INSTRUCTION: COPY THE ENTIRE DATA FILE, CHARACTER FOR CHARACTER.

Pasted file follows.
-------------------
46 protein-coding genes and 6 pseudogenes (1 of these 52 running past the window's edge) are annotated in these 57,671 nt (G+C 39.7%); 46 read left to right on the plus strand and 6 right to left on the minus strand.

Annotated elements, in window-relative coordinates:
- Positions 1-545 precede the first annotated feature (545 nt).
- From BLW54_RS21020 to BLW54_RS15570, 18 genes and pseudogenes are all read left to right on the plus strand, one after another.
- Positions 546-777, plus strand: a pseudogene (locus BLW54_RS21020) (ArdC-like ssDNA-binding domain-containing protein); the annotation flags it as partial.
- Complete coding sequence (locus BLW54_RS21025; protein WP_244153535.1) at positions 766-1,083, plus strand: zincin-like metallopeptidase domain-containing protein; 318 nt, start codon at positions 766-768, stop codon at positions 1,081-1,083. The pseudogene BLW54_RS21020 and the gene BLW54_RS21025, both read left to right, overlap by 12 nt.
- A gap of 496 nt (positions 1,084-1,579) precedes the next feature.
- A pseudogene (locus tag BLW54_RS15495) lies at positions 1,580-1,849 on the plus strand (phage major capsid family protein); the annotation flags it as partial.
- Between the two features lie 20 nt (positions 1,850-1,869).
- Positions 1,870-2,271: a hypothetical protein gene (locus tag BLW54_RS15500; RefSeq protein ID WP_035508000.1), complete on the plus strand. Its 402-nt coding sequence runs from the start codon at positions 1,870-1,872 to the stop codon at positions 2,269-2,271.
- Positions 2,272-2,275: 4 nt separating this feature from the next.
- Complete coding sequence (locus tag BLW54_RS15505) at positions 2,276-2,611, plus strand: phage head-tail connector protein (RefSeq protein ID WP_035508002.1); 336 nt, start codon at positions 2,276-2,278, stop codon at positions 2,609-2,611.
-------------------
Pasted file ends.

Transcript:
46 protein-coding genes and 6 pseudogenes (1 of these 52 running past the window's edge) are annotated in these 57,671 nt (G+C 39.7%); 46 read left to right on the plus strand and 6 right to left on the minus strand.

Annotated elements, in window-relative coordinates:
- Positions 1-545 precede the first annotated feature (545 nt).
- From BLW54_RS21020 to BLW54_RS15570, 18 genes and pseudogenes are all read left to right on the plus strand, one after another.
- Positions 546-777, plus strand: a pseudogene (locus BLW54_RS21020) (ArdC-like ssDNA-binding domain-containing protein); the annotation flags it as partial.
- Complete coding sequence (locus BLW54_RS21025; protein WP_244153535.1) at positions 766-1,083, plus strand: zincin-like metallopeptidase domain-containing protein; 318 nt, start codon at positions 766-768, stop codon at positions 1,081-1,083. The pseudogene BLW54_RS21020 and the gene BLW54_RS21025, both read left to right, overlap by 12 nt.
- A gap of 496 nt (positions 1,084-1,579) precedes the next feature.
- A pseudogene (locus tag BLW54_RS15495) lies at positions 1,580-1,849 on the plus strand (phage major capsid family protein); the annotation flags it as partial.
- Between the two features lie 20 nt (positions 1,850-1,869).
- Positions 1,870-2,271: a hypothetical protein gene (locus tag BLW54_RS15500; RefSeq protein ID WP_035508000.1), complete on the plus strand. Its 402-nt coding sequence runs from the start codon at positions 1,870-1,872 to the stop codon at positions 2,269-2,271.
- Positions 2,272-2,275: 4 nt separating this feature from the next.
- Complete coding sequence (locus tag BLW54_RS15505) at positions 2,276-2,611, plus strand: phage head-tail connector protein (RefSeq protein ID WP_035508002.1); 336 nt, start codon at positions 2,276-2,278, stop codon at positions 2,609-2,611.